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Title: Plutonium Interactions with Pseudomonas sp. and its Extracellular Polymeric Substances (Sorption and Reduction of Plutonium by Bacterial Extracellular Polymeric Substances)

Safe and effective nuclear waste disposal, as well as accidental radionuclide releases, necessitates our understanding of the fate of radionuclides in the environment, including their interaction with microorganisms. We examined the sorption of Pu(IV) and Pu(V) toPseudomonassp. strain EPS-1W, an aerobic bacterium isolated from plutonium (Pu) contaminated groundwater collected in the United States at the Nevada National Security Site (NNSS), Nevada. We compared Pu sorption to cells with and without bound extracellular polymeric substances (EPS). Wild type cells with intact EPS sorbed Pu(V) more effectively than cells with EPS removed. In contrast, cells with and without EPS showed the same sorption affinity for Pu(IV).In vitroexperiments with extracted EPS revealed rapid reduction of Pu(V) to Pu(IV). Transmission Electron Microscopy indicated that 2-3 nm nanocrystalline Pu(IV)O 2formed on cells equilibrated with high concentrations of Pu(IV) but not Pu(V). Thus, EPS, while facilitating Pu(V) reduction, inhibit the formation of nanocrystalline Pu(IV) precipitates. ImportanceOur results indicate that EPS are an effective reductant for Pu(V) and sorbent for Pu(IV), and may impact Pu redox cycling and mobility in the environment. Additionally, the resulting Pu morphology associated with EPS will depend on the concentration and initial Pu oxidation state. While our results are not directly applicablemore » to the Pu transport situation at the NNSS, the results suggest that, in general, stationary microorganisms and biofilms will tend to limit the migration of Pu and provide an important Pu retardation mechanism in the environment. In a broader sense, our results along with a growing body of literature highlight the important role of microorganisms as producers of redox-active organic ligands and therefore as modulators of radionuclide redox transformations and complexation in the subsurface.« less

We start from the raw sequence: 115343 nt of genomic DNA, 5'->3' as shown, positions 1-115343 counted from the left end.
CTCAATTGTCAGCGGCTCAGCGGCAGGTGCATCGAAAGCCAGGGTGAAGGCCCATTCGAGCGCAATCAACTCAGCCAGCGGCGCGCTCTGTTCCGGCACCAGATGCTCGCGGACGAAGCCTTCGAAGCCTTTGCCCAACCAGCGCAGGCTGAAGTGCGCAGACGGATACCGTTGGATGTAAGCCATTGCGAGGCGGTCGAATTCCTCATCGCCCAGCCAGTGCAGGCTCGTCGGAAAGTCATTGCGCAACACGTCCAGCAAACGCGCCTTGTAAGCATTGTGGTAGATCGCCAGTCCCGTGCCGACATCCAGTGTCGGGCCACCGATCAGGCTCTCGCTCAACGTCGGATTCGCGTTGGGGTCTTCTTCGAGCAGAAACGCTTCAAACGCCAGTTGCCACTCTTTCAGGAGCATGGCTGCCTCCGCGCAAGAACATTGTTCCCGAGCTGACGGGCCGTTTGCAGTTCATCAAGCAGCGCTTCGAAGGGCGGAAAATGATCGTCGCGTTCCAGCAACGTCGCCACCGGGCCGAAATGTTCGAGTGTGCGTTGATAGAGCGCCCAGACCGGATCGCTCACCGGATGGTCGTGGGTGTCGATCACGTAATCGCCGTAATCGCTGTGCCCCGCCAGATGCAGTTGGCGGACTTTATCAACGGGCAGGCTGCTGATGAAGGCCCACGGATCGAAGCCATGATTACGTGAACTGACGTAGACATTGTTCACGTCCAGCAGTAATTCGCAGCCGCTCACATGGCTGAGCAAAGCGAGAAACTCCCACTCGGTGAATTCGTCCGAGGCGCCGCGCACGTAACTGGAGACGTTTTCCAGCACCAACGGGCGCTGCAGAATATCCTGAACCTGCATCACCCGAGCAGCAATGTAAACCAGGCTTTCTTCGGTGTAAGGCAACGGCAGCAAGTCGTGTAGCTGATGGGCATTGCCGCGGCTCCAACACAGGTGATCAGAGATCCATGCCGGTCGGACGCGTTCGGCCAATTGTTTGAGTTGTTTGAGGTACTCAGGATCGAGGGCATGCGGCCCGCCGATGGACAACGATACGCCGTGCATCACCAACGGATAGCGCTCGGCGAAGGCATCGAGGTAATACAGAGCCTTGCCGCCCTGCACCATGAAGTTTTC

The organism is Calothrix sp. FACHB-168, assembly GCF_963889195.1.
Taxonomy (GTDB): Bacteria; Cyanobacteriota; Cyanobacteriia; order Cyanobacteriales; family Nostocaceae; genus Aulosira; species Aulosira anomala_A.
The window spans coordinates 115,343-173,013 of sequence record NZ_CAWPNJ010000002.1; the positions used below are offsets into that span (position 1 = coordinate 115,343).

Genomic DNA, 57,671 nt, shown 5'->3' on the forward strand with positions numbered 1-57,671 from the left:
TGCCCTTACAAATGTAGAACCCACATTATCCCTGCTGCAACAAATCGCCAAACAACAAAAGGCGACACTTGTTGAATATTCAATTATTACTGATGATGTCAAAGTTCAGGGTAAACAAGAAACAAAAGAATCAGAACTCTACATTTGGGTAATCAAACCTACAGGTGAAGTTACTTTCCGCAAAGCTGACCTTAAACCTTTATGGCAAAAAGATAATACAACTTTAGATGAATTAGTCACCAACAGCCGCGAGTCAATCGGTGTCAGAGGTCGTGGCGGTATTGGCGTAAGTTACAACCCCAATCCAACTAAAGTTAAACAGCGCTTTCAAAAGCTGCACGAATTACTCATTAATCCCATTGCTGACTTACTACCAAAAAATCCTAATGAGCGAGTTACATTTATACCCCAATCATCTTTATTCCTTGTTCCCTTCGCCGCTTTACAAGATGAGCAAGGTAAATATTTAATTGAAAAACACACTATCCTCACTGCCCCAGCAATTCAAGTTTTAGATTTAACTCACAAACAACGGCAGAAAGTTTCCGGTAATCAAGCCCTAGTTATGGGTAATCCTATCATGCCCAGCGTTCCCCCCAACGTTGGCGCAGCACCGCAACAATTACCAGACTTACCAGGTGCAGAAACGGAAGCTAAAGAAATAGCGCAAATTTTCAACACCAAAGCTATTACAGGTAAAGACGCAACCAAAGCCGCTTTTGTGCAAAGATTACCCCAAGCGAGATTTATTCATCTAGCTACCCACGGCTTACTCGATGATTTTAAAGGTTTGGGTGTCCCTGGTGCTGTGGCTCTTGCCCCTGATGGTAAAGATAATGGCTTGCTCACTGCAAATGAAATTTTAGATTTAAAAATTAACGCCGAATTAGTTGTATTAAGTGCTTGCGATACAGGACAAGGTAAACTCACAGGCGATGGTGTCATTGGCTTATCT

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Publication Date:
Report Number(s):
Journal ID: ISSN 0099-2240; TRN: US1700084
Grant/Contract Number:
Accepted Manuscript
Journal Name:
Applied and Environmental Microbiology
Additional Journal Information:
Journal Volume: 50; Journal Issue: 5; Journal ID: ISSN 0099-2240
American Society for Microbiology
Research Org:
Lawrence Livermore National Lab. (LLNL), Livermore, CA (United States)
Sponsoring Org:
Country of Publication:
United States
59 BASIC BIOLOGICAL SCIENCES; 37 INORGANIC, ORGANIC, PHYSICAL AND ANALYTICAL CHEMISTRY; 22 GENERAL STUDIES OF NUCLEAR REACTORS; plutonium; extracellular polymeric substances; celluar sorption; reduction
OSTI Identifier: